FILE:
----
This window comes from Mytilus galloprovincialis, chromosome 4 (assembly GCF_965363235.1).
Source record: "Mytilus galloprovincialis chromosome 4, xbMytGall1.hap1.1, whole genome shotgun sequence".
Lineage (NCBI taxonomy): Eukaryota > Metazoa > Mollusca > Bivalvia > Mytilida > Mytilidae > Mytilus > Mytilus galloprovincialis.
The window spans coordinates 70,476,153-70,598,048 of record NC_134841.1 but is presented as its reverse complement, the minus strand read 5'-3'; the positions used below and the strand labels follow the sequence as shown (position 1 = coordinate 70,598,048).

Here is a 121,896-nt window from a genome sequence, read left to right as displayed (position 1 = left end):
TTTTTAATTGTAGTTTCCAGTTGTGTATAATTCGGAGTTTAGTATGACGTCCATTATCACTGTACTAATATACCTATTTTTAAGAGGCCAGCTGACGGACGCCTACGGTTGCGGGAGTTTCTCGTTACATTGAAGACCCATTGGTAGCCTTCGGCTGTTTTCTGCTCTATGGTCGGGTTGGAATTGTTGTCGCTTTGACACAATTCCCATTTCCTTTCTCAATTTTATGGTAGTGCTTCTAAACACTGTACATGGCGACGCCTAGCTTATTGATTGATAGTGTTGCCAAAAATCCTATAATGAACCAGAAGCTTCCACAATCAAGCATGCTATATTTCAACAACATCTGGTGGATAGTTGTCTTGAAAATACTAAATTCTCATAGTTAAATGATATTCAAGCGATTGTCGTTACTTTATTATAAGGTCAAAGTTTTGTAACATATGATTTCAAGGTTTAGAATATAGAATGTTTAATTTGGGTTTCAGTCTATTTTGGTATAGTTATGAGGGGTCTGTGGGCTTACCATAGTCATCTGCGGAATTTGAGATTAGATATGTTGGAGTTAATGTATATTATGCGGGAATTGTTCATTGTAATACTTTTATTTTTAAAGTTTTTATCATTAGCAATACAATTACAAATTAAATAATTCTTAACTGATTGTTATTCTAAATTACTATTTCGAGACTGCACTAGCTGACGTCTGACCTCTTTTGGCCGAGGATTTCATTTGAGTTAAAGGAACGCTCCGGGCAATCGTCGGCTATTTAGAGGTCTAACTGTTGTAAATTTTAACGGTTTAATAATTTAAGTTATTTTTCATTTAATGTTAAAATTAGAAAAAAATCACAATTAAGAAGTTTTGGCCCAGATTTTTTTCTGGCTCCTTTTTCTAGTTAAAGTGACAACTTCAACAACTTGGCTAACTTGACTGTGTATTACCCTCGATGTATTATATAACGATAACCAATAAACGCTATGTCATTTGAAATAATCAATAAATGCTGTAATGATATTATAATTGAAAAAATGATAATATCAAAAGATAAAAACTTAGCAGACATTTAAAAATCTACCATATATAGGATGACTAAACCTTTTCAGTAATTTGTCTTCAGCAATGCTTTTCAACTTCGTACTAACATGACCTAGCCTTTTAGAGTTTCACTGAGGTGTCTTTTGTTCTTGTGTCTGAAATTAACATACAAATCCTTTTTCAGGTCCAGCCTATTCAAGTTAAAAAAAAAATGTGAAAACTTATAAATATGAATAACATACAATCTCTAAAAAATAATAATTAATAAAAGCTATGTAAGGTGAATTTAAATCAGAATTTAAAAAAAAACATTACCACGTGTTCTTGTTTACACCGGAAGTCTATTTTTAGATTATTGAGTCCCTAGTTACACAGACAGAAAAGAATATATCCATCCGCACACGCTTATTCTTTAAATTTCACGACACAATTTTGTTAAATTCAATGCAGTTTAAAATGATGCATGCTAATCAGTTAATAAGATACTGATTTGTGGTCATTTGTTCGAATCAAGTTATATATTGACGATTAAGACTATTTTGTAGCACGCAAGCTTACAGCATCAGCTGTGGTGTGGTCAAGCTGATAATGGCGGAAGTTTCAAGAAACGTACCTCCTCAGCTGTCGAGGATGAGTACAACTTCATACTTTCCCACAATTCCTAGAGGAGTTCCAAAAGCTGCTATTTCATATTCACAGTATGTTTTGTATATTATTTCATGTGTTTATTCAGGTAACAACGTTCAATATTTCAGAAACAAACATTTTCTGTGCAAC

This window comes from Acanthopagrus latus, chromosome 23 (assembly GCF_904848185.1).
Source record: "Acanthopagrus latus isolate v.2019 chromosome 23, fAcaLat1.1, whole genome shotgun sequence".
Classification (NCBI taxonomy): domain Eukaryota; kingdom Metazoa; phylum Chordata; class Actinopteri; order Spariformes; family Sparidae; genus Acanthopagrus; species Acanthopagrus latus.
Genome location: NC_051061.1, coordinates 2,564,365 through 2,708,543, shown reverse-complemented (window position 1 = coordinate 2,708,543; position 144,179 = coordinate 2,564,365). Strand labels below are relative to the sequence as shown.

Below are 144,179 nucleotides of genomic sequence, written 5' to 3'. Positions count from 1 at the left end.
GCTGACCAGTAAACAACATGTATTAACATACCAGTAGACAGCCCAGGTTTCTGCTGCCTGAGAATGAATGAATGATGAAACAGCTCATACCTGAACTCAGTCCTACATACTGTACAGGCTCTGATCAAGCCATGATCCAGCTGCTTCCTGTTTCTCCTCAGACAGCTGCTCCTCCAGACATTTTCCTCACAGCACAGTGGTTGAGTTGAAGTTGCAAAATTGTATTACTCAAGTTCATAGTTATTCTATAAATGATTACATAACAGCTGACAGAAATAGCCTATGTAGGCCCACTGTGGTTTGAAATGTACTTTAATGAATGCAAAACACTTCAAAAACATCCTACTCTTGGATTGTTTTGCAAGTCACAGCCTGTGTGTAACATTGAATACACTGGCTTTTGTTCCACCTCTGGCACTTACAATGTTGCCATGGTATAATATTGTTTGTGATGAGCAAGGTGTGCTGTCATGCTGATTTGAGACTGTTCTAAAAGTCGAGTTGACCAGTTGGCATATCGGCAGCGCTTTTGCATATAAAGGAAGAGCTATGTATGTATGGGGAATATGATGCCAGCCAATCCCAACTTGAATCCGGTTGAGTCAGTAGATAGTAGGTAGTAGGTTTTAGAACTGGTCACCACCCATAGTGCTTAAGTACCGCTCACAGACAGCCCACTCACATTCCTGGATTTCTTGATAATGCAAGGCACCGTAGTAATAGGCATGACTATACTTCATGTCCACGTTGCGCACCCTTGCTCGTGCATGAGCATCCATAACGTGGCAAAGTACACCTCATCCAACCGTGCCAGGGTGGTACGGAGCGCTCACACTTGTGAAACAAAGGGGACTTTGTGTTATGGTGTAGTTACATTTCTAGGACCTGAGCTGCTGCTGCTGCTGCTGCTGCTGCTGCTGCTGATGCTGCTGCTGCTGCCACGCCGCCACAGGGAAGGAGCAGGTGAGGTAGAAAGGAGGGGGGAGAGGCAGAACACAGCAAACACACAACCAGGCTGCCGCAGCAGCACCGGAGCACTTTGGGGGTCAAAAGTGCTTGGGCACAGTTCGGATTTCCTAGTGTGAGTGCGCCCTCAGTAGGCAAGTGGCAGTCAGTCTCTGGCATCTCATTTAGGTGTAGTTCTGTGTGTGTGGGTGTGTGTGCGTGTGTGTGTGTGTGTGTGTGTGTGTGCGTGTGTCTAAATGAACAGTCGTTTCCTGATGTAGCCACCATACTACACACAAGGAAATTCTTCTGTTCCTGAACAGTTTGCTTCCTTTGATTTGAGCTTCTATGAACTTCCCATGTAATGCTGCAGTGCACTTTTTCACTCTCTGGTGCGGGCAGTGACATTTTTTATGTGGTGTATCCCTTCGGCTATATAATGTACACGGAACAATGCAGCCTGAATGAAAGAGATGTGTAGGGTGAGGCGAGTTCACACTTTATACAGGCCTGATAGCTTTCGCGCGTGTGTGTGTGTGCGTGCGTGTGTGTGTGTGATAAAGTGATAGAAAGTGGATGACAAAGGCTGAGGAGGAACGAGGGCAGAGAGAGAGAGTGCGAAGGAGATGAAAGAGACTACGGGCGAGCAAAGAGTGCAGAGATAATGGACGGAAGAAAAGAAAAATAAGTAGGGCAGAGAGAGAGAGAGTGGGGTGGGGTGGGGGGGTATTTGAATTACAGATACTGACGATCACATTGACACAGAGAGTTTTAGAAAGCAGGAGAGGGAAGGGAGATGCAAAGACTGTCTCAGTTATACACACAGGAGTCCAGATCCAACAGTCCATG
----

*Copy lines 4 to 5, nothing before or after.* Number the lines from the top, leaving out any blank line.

The window spans coordinates 70,476,153-70,598,048 of record NC_134841.1 but is presented as its reverse complement, the minus strand read 5'-3'; the positions used below and the strand labels follow the sequence as shown (position 1 = coordinate 70,598,048).

Here is a 121,896-nt window from a genome sequence, read left to right as displayed (position 1 = left end):